Just as most IT operations, security management has to deal with a permanent lack of resources. In order to address this lack and carry out effective security management and operations, the prioritization of tasks is crucial. This also holds true for the handling of data resulting from security assessments and vulnerability management. Even though there are several approaches for the rating of findings and vulnerabilities out in the wild, those hide several pitfalls (such as a lack of support for “chains and composites” or blurry impact perspectives) which will be outlined during this presentation. We will also present a new approach in vulnerability metrics that will allow a rapid rating both for auditors and internal governance departments and allows agile security practitioners to deal with “decision entropy”.
Previous work has shown that a USB port left unattended may be subject to pwnage via insertion of a device that types into your command shell (e.g. here). Impressive attack payloads have been delivered over USB to jailbreak PS3 and a “smart TV“. Not surprisingly, USB stacks started incorporating defenses such as device registration, USB firewalls, and other protective kits. But do these protective measures go far enough to let you safely plug in a strange thumb drive into your laptop’s USB port? We demonstrate that the scope of the OS code manipulation feasible through a USB port is much broader than could be expected. USB stack abuse is not limited to emulating HID keyboards or a few exotic devices — it is a clear and present danger throughout the USB software stack and can reach into any part of the operating system kernel and driver code. We show a simple development environment that is capable of emulating any USB device to engage whatever software on the host computer is meant to interact with such devices — and break any and all of the assumptions made by such software, leading to pwnage. In a nutshell, sharing a USB port belongs in the past — just as the era of downloading arbitrary executables and other Internet “free love”.
After a 3-year long struggle, the IETF finally released the OAuth2 specifications (RFC 6749 & 6750). While all the big players (like Google, Microsoft and Facebook) are already using it, more and more people want to follow. But there is big confusion about what OAuth2 really is, what its uses cases are and which problems it can actually solve. At the same time, also the security experts out there don’t really agree if OAuth2 is a complete failure, or not – or something in between. Dominick walks you through OAuth2, its use cases, dark corners and pitfalls.
Hackers and craftsmen have a lot in common. Today 3D printing and other rapid prototyping technologies are making it increasingly easy to make stuff. They also bridge the digital and the physical words, so increasingly software hackers are making inroads into hardware.
However, there are ancient, simple and powerful craft techniques which are being neglected by this maker movement. In this talk I will show how high and low-tech tools can be combined to maximise the capability of the modern hacker-craftsman. I will present some of my recent work, including metalwork, jewellery, metal casting, and the design and construction of a full custom embedded electronic hardware product including firmware, circuit design, and mechanical integration. Finally I will discuss hacking-craft in the context of physical security. Can you 3D print your way into the data center?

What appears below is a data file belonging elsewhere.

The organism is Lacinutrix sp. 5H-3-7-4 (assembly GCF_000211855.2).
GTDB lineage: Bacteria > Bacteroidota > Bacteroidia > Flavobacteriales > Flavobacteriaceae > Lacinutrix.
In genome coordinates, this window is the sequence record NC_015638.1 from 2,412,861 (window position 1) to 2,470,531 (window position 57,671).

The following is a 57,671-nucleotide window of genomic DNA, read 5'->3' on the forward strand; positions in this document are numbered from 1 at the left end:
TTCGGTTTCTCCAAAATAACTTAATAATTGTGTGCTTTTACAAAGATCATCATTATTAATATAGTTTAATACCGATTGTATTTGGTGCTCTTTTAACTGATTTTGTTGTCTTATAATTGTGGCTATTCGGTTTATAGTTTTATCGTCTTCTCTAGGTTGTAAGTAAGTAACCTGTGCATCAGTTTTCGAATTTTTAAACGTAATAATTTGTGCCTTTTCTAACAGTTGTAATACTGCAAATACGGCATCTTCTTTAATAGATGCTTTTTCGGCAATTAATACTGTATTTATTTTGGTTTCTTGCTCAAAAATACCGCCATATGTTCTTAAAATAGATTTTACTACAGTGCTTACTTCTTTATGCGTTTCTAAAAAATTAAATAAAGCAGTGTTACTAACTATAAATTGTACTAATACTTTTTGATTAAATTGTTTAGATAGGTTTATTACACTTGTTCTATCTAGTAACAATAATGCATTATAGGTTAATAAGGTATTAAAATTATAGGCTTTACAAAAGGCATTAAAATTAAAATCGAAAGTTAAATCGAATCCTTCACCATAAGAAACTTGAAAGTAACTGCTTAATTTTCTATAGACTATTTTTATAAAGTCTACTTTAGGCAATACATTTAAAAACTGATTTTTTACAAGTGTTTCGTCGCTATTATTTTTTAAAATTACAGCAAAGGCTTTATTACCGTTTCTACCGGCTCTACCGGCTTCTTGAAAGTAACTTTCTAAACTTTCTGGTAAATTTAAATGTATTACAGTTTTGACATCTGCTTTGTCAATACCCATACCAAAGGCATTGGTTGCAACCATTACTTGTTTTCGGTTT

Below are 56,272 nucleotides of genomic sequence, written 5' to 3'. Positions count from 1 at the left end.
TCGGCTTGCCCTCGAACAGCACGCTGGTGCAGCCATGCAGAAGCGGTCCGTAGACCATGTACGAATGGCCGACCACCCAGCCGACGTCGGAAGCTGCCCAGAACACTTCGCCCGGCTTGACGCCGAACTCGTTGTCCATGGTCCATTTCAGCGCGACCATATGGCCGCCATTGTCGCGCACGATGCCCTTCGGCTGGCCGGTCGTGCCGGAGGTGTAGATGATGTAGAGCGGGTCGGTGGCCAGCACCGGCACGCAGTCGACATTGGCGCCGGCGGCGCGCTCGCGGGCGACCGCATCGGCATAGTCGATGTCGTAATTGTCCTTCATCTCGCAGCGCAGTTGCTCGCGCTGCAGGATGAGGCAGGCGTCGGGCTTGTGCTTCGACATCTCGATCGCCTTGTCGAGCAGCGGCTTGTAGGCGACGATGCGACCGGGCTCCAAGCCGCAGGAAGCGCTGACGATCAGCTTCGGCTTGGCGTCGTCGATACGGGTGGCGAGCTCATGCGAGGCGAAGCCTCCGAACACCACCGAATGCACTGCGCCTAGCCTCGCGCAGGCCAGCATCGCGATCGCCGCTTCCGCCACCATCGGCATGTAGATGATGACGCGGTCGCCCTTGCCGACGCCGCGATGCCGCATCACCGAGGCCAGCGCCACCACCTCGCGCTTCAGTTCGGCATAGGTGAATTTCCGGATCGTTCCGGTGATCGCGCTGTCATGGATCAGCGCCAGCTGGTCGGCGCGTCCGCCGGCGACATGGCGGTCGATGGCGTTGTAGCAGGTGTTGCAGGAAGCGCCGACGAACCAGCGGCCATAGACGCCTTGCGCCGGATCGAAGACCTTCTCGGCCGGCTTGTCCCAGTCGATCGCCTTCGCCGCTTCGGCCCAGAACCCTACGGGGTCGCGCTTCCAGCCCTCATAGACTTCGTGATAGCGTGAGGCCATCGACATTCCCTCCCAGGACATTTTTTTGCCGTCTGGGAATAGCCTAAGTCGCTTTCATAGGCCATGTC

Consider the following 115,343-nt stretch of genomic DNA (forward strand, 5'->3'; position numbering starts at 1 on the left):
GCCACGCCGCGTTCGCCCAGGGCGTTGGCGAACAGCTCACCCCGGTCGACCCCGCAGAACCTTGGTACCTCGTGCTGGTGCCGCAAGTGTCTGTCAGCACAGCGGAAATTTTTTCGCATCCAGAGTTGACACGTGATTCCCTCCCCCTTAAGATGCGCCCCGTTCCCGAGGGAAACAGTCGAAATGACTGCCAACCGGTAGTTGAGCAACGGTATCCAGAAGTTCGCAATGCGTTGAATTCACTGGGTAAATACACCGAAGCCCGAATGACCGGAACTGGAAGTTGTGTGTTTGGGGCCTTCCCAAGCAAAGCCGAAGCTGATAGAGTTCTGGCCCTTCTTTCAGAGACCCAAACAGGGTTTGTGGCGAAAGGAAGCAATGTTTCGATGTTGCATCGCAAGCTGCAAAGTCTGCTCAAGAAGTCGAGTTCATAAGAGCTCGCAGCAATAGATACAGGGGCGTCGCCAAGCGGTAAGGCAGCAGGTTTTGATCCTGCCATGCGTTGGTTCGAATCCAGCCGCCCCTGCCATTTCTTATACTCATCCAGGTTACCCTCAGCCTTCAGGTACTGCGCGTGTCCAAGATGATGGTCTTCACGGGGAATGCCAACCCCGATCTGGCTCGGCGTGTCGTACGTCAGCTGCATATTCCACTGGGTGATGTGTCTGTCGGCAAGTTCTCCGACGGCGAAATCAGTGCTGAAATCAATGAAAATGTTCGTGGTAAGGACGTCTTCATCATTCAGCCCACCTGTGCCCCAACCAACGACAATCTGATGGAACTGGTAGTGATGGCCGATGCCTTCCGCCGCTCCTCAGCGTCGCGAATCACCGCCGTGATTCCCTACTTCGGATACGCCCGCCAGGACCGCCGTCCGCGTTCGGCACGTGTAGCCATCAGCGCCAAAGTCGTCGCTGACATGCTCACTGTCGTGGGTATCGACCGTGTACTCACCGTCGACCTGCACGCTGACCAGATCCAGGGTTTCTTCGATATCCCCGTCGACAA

Smart TV sold over 80,000,000 around the world in 2012. The next generation “smart” platform is becoming more and more popular. On the other hand, we hardly see security researches on Smart TV. This presentation will talk about what we’ve found and figured out on the platform. You can picture that Smart TV has almost all attack vectors that PC and Smart Phone have. Also, Smart TV has its own attack vectors such as remote controller. We’ll talk about attack points of Smart TV platform and discover security bugs we found. Moreover, what attackers can do on a hacked Smart TV. For example, fancy Smart TVs have many hardware modules like Camera or Mic which means bad guys could watch you in a way that users never notice about it. Even more, they possibly make Smart TV working 24/7 even though users turn off their TV that means #1984 could be done. In addition, we’ll point out a difference of viewpoint of leaked information type among on PC, Smart Phone and Smart TV. Lastly, we’ll give demo of capturing photos lively taken and sending to attacker’s server at this talk.
Corporate scale cyber espionage is a threat to keeping a leg up on the competition. Mobile phones are increasingly targeted by attackers and can be a powerful tool to gain entry to a company and exfiltrate intellectual property. We will examine how the ability of the mobile device to operate on either side of corporate boundaries exposes the company to risk. This talk will be particularly technical in describing the implementation of a reprogrammable USB device built upon the Linux gadget framework on Android used to penetrate traditional corporate defenses. We will also demonstrate an Android RAT specifically designed to aware of its surroundings, capable of recording sensitive audio, video, bluetooth, and wireless connections, while silently waiting to be plugged into a corporate laptop/desktop. Then the fun begins!